of Jesus and His love.

Let’s pray:
Holy God, we give you thanks
for the gift of Your Son, Jesus
the Word, the way,
the truth, 
the living stone,
who expands our
limited understanding
with outstretched arms
of love.
As your living stones
breathe your Spirit upon us
renew us
refresh us
excite us
that we may go out into your world 
to proclaim your marvellous works.
In Jesus’ name


*prayer borrowed and slightly added to, with thanks to RevGals!

Saturday, 10 May 2014

'One heart, one love': sermon for Easter 4A based on Acts 2:42-47

Acts 2: 42-47; John 10:1-10

Let’s pray:
May the words of my mouth and the meditations of all our hearts be acceptable in your sight, 
O Lord, our strength and our redeemer.  Amen.

As the poet, John Donne, famously wrote:
‘No man is an island,
Entire of itself,
Every man is a piece of the continent,
...A part...
of the main.’

In our gospel text this morning, Jesus talks of coming 
that we might have life in all its fullness - abundant life...
And, as we listened to our reading from the Book of Acts -
the story of the very beginnings of the Church -
we discover that life in all its fullness
is not one that’s lived in isolation:
abundant life ...
the Christian life...
is necessarily ...communitarian:
we’re not called to live out our faith in glorious isolation;
we are the body of Christ...
one body, and each of us making up the many parts. 

Throughout this week, 
on the back of a couple of conversations with different folk,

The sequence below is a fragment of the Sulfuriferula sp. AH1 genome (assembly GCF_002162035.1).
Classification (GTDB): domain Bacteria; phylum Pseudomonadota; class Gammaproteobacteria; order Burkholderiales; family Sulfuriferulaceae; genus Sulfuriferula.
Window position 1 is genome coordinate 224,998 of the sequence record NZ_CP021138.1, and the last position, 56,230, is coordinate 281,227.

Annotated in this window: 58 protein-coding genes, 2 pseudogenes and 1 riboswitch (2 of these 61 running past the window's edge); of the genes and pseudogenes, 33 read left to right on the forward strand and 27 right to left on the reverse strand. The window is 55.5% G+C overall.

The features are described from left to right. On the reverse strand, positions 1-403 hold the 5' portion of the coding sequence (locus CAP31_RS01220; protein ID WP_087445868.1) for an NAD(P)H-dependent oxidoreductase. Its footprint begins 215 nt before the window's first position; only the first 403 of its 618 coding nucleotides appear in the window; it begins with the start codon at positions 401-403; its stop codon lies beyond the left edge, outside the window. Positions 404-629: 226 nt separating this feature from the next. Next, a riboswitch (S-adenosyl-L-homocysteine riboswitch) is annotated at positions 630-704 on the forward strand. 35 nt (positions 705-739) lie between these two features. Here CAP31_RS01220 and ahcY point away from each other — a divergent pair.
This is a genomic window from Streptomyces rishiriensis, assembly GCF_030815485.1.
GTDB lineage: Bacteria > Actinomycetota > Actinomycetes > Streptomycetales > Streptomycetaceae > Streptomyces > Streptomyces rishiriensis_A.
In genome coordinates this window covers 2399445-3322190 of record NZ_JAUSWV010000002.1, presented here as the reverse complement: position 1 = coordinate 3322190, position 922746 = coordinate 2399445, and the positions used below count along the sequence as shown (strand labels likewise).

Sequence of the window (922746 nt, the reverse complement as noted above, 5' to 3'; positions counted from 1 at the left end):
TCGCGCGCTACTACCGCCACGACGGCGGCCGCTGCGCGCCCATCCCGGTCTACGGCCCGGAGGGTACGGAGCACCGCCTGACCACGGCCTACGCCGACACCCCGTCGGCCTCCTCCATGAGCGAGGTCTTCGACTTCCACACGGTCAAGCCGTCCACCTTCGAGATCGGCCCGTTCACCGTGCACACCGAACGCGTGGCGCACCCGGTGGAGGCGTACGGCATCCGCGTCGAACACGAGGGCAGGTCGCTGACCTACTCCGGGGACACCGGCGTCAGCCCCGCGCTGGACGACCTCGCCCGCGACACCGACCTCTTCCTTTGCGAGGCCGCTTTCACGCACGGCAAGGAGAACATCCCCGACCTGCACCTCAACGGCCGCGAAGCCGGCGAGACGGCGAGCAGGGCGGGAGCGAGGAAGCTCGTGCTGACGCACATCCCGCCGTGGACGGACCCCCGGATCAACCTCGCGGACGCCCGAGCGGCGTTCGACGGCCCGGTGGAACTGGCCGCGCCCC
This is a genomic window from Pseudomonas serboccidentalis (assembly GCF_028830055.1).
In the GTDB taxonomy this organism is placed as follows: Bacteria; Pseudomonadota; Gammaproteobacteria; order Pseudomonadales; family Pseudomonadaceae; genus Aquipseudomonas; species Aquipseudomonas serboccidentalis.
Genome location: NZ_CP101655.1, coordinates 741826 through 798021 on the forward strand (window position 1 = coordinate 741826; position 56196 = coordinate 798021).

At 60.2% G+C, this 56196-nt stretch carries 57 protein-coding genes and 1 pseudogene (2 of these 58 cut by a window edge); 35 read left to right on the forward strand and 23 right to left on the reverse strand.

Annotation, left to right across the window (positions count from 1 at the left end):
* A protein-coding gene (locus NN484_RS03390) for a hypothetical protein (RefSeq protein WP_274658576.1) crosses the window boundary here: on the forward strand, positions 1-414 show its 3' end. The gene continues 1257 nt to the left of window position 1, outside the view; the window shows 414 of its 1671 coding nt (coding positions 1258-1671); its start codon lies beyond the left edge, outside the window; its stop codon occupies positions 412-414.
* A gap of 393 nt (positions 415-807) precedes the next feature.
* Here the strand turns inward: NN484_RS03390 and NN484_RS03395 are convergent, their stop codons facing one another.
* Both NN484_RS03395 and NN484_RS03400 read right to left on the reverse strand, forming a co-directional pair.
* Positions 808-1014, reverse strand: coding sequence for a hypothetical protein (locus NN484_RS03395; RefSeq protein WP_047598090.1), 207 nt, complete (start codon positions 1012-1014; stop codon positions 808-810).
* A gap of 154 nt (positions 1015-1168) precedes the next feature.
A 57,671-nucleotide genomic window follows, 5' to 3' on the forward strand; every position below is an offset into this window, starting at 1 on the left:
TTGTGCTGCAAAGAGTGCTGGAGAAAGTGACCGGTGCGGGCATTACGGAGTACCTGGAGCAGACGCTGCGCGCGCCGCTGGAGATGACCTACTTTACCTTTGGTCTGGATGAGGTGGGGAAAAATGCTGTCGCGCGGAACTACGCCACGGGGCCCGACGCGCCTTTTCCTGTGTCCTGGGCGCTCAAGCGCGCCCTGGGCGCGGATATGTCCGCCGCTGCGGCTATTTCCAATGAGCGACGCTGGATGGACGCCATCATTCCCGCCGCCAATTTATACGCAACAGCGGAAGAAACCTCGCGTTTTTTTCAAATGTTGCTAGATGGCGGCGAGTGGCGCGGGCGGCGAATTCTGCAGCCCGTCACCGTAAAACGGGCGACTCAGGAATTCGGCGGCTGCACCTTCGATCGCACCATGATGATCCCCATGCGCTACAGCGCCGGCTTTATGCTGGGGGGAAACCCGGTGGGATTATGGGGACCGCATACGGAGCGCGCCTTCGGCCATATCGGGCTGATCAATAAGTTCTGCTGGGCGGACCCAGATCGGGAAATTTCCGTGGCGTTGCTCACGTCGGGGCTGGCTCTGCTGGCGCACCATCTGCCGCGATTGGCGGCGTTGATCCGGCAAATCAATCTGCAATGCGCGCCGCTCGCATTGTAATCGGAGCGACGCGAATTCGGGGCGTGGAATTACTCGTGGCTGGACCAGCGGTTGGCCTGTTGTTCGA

I’ve been pondering the question:
‘what is the Church?’ 
And in our reading from Acts we catch a glimpse 
of what church might be for those earliest of Christians -  
behaviours and ways of being that might act as wee touchstones or signs for us,
as we think about what church is.
So, let’s examine our Acts passage a little more.

We’ve already worked out that for the folk in Acts, community was important -
the text says that ‘they continued together in close fellowship’...
and ‘day after day they met as a group in the Temple.’

The comment that:
‘You don’t have to go to church to be a Christian’
is a comment that’s just not on their radar. 
And also, it just wouldn’t make sense to them:
go to the church?’
They don’t have to ‘go’ to the church
because...    they ‘are’ the Church.
The Church, as the song goes,
is wherever God’s people are praising...
Or, as that other song observes:
I am the church
You are the church
We are the church together...

The Church is flesh and blood, not bricks and mortar...
‘the church is not a building,
the church is not a steeple;
the church is not a resting place;
the church ... is a people’
And these particular people in Acts 
clearly seemed to think that meeting up together - 
joining up with other parts of the church, as such - 
was somehow important, somehow helpful.
They were drawn to one another;
they had common purpose;
they were connected;
they had a common identity in and through Jesus:
united in one love
all beating as one heart.

Spurred on by this one love
this community
this very early part of the self-same Church that we, too, are a part of...
spent their time in learning:
they wanted to know more about Jesus;
they wanted to know of his teachings;
they wanted to know how, as his followers,
those teachings impacted upon their own lives, and the lives of those around them.
They were hungry to know more,
to work out how to walk the journey of faith.
It was a community of learning:
learning to be like the one they loved.

Spurred on by this love
this community 
found that the natural expression of their love for Jesus 
was through worshipping together as his people.
And so they ‘took part in the fellowship 
and sharing in the fellowship meals and prayers.’
It was in community that they remembered Jesus in bread and wine
and, as they did,